let janie = Person(pet: Pet(name: "Delia", kind: .dog, 
                   favoriteToy: Toy(kind: .ball, 
                   color: "Purple", sound: .bell)))
let tammy = Person(pet: Pet(name: "Evil Cat Overlord", 
                   kind: .cat, favoriteToy: Toy(kind: .mouse, 
                   color: "Orange")))
let felipe = Person()
if let sound = janie.pet?.favoriteToy?.sound {
  print("Sound \(sound).")
} else {
  print("No sound.")
}
if let sound = tammy.pet?.favoriteToy?.sound {
  print("Sound \(sound).")
} else {
  print("No sound.")
}

if let sound = felipe.pet?.favoriteToy?.sound {
  print("Sound \(sound).")
} else {
  print("No sound.")
}

Map and compactMap

Let’s say you want to create an array of pets that are owned by the team. First off, you need to create an array of team members:

let team = [janie, tammy, felipe]
let petNames = team.map { $0.pet?.name }
for pet in petNames {
  print(pet)
}
Optional("Delia")
Optional("Evil Cat Overlord")
nil

let betterPetNames = team.compactMap { $0.pet?.name }

for pet in betterPetNames {
  print(pet)
}
Delia
Evil Cat Overlord

Error protocol

Swift includes the Error protocol, which forms the basis of the error-handling architecture. Any type that conforms to this protocol represents an error.

class Pastry {
  let flavor: String
  var numberOnHand: Int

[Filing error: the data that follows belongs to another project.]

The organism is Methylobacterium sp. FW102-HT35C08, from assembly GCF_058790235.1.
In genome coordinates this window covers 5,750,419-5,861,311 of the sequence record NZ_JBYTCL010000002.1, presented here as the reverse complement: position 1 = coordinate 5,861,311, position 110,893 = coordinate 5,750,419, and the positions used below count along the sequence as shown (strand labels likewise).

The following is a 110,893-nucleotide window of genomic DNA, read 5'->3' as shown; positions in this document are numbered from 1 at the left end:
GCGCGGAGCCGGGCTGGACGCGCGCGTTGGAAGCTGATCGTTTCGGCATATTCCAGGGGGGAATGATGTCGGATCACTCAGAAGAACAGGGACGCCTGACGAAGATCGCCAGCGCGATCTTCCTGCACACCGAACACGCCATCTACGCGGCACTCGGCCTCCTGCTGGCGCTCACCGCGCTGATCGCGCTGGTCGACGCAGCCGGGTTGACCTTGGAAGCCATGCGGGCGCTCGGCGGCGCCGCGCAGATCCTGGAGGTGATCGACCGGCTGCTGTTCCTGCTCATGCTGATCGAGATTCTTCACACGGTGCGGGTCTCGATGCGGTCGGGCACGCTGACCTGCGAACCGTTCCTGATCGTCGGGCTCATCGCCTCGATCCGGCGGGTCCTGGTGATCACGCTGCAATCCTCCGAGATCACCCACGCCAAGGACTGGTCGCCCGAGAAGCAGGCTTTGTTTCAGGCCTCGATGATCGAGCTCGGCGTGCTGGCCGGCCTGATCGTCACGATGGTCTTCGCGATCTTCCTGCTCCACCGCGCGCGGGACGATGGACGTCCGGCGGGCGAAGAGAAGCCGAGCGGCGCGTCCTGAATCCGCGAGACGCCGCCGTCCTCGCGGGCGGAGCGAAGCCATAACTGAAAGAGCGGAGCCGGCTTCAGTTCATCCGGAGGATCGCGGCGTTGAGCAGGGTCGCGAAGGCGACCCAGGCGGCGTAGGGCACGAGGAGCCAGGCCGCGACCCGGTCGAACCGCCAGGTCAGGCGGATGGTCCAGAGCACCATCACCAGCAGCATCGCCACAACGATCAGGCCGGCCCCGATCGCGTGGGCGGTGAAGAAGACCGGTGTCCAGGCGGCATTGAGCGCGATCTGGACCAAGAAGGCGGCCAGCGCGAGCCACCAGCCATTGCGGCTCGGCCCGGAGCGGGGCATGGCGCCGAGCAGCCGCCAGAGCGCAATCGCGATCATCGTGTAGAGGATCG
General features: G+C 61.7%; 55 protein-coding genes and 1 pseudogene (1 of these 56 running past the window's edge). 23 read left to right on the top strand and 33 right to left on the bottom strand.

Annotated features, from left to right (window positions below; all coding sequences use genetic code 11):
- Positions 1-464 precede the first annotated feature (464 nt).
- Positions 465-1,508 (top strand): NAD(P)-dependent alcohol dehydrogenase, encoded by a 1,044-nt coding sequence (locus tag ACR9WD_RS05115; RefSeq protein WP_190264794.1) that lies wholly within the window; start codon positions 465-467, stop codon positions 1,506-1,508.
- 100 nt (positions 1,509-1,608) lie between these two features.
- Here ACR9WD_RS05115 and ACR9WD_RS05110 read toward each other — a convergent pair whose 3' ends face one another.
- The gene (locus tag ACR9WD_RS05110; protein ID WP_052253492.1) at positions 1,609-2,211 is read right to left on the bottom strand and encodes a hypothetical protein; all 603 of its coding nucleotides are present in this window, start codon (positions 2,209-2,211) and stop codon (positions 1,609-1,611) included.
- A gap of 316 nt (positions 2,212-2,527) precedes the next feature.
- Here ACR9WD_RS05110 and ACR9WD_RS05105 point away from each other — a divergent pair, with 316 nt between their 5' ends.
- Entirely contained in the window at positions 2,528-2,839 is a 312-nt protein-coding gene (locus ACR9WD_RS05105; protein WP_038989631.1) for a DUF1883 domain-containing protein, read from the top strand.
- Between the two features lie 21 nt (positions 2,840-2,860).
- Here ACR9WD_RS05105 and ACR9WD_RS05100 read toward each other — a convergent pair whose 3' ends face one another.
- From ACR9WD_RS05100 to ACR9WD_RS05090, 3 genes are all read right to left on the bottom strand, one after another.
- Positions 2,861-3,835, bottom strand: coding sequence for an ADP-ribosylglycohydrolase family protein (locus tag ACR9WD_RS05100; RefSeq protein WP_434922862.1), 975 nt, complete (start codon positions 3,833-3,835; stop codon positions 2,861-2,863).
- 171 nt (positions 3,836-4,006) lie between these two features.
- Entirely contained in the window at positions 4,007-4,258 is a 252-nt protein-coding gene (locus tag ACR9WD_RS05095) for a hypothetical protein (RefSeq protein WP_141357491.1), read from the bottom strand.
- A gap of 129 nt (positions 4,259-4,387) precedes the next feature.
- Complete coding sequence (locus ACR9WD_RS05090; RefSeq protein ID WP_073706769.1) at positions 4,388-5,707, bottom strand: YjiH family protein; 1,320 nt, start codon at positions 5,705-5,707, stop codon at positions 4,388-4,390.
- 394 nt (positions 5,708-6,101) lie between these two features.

init(flavor: String, numberOnHand: Int) {
    self.flavor = flavor
    self.numberOnHand = numberOnHand
  }
}

enum BakeryError: Error {
  case tooFew(numberOnHand: Int)
  case doNotSell
  case wrongFlavor
  case inventory
  case noPower
}

Throwing errors

What does your program do with these errors? It throws them, of course! That’s the actual terminology you’ll see: throwing errors then catching them.

class Bakery {
  var itemsForSale = [
    "Cookie": Pastry(flavor: "ChocolateChip", numberOnHand: 20),
    "PopTart": Pastry(flavor: "WildBerry", numberOnHand: 13),
    "Donut" : Pastry(flavor: "Sprinkles", numberOnHand: 24),
    "HandPie": Pastry(flavor: "Cherry", numberOnHand: 6)
  ]
  
  func open(_ now: Bool = Bool.random()) throws -> Bool {
    guard now else {
      throw Bool.random() ? BakeryError.inventory 
                          : BakeryError.noPower
    }
    return now
  }

  func orderPastry(item: String,
                   amountRequested: Int,
                   flavor: String)  throws  -> Int {
    guard let pastry = itemsForSale[item] else {
      throw BakeryError.doNotSell
    }
    guard flavor == pastry.flavor else {
      throw BakeryError.wrongFlavor
    }
    guard amountRequested <= pastry.numberOnHand else {
      throw BakeryError.tooFew(numberOnHand: 
                               pastry.numberOnHand)
    }
    pastry.numberOnHand -= amountRequested

    return pastry.numberOnHand
  }
}
let bakery = Bakery()
bakery.open()
bakery.orderPastry(item: "Albatross",
                   amountRequested: 1,
                   flavor: "AlbatrossFlavor")

Handling errors

After your program throws an error, you need to handle that error. There are two ways to approach this problem: You can immediately handle your errors or bubble them up to another level.

do {
  try bakery.open()
  try bakery.orderPastry(item: "Albatross",
                          amountRequested: 1,
                          flavor: "AlbatrossFlavor")
} catch BakeryError.inventory, BakeryError.noPower {
  print("Sorry, the bakery is now closed.")
} catch BakeryError.doNotSell {
  print("Sorry, but we don’t sell this item.")
} catch BakeryError.wrongFlavor {
  print("Sorry, but we don’t carry this flavor.")
} catch BakeryError.tooFew {
  print("Sorry, we don’t have enough items to fulfill your 
         order.")
}

Not looking at the detailed error